Compost is an inexpensive alternative to chemical fertilizers, and it is less likely to harm sensitive roots. Chemical fertilizers can be extremely harsh on plants. Have you ever read the warning label on a bag of fertilizer about how you have to carefully water it in to prevent it from burning up the plants you are trying to help, or even burning your eyes or skin or pets’ feet? Kind of scary! Chemical fertilizers can also leave heavy metals like lead, arsenic and cadmium that can build up over time. A big shock of chemical fertilizer can also kill the very microbes that make soil fertile, dooming you to depend on using chemical fertilizers over and over again.
Many chemical fertilizers are made from petroleum and other non sustainable sources. The price of chemical fertilizers seems to get higher every year due to rising oil and shipping costs. On the other hand, compost doesn’t use any oil and doesn’t require much transportation. Using compost reduces our dependence on foreign oil and boosts soil health.
And unlike some chemical fertilizers, compost actually helps decontaminate soil. Don’t take our word for it. Here’s what the EPA says:
“The composting process has been shown to absorb odors and treat semivolatile and volatile organic compounds (VOCs), including heating fuels, polyaromatic hydrocarbons (PAHs), and explosives. It has also been shown to bind heavy metals and prevent them from migrating to water resources or being absorbed by plants. The compost process degrades and, in some cases, completely eliminates wood preservatives, pesticides, and both chlorinated and nonchlorinated hydrocarbons in contaminated soils.”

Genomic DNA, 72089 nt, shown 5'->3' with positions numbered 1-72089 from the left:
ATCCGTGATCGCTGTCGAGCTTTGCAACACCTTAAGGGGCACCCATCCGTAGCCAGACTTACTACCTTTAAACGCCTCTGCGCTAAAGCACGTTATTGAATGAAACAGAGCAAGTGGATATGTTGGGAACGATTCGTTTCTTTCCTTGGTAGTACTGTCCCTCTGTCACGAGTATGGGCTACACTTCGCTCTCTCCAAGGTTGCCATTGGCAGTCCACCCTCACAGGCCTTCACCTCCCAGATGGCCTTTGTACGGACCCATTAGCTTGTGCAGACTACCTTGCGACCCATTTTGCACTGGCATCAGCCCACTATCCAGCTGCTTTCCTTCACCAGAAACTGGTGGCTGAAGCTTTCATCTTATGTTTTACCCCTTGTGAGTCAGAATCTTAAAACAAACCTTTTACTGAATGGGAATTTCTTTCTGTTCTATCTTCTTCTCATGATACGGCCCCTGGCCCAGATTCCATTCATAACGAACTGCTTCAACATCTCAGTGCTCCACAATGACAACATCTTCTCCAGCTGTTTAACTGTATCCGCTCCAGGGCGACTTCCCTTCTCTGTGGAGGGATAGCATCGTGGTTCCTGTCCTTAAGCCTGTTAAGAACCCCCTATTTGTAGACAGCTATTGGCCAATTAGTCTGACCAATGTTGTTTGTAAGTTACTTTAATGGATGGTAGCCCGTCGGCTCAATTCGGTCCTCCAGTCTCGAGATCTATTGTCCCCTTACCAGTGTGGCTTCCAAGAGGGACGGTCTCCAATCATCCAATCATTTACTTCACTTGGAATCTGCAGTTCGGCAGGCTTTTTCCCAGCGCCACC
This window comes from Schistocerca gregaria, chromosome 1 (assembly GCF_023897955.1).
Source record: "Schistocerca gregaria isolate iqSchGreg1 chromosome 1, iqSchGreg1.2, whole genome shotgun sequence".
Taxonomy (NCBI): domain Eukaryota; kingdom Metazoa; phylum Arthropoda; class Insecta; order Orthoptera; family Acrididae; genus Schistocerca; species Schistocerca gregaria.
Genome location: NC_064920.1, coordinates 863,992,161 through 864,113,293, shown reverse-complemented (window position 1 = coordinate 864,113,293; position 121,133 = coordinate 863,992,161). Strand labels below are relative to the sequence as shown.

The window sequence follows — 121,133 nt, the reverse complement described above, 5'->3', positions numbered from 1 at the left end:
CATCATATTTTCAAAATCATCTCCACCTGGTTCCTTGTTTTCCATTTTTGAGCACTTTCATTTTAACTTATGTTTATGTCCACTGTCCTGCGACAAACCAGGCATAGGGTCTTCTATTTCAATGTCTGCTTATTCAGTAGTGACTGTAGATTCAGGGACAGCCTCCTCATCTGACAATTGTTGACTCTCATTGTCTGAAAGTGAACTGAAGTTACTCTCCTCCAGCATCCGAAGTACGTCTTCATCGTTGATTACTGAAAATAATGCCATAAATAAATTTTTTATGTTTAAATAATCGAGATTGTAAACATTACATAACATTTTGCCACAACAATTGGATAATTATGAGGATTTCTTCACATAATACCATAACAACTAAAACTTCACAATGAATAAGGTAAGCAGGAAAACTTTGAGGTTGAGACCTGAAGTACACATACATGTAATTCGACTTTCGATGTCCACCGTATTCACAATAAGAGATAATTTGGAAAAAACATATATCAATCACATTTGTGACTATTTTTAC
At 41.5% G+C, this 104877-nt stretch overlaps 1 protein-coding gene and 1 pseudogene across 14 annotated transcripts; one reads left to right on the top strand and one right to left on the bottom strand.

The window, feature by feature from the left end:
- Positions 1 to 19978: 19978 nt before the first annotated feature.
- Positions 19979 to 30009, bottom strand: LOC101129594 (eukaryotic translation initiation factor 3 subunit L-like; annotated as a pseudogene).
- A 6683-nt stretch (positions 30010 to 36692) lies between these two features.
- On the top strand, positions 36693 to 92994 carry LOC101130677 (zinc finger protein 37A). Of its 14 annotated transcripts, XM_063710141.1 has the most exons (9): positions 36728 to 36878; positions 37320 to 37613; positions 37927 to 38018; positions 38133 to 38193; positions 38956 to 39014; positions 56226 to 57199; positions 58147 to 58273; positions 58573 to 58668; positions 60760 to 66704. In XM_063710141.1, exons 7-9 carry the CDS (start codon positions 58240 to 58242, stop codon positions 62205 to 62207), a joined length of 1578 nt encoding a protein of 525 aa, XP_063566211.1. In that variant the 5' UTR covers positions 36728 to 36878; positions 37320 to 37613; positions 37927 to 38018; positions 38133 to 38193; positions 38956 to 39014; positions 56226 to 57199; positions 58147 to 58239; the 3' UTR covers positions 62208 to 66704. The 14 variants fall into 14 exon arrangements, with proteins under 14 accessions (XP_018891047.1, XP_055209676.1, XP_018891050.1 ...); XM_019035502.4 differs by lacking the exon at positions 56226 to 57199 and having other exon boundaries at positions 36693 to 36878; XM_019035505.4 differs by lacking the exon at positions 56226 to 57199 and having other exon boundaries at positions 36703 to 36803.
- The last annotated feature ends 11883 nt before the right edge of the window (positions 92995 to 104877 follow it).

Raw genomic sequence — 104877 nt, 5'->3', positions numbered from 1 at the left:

Quick note to all of your chemical fertilizer and chemical pest control users out there.
Don’t freak out if you’ve been using chemical fertilizers, or if you still plan to use them. The trick is to follow the instructions carefully, NEVER overapply, and keep helping your soil fertility by adding more compost and organic materials on a regular basis. If you apply them properly, you won’t have to worry as much about burning your lawn and plants, or the chemical runoff going into your local waterways causing algae blooms. (Because that’s what happens when you over apply. It doesn’t make your plants extra healthy. It typically just washes away in heavy rains, right into your water supply.)
Instead of throwing away valuable nutrients, many gardeners choose to compost their grass clippings, leaves, trimmings, and vegetable scraps. Here are some of the reasons that compost is popular:
- Cheaper than chemical fertilizer
- Gradually releases nutrients
- Reduces disposal fees
- Diverts waste from the landfill
- Less stressful on roots
- Loosens soil
- Allows roots to spread out widely, preventing erosion
- Retains water like mulch
- Accelerates nutrient cycling
- Reduces oil dependence
- Sustainable improvement to the soil
- Reduced run-off and water pollution
- Reduced irrigation bill
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how does weed seed spread in composting?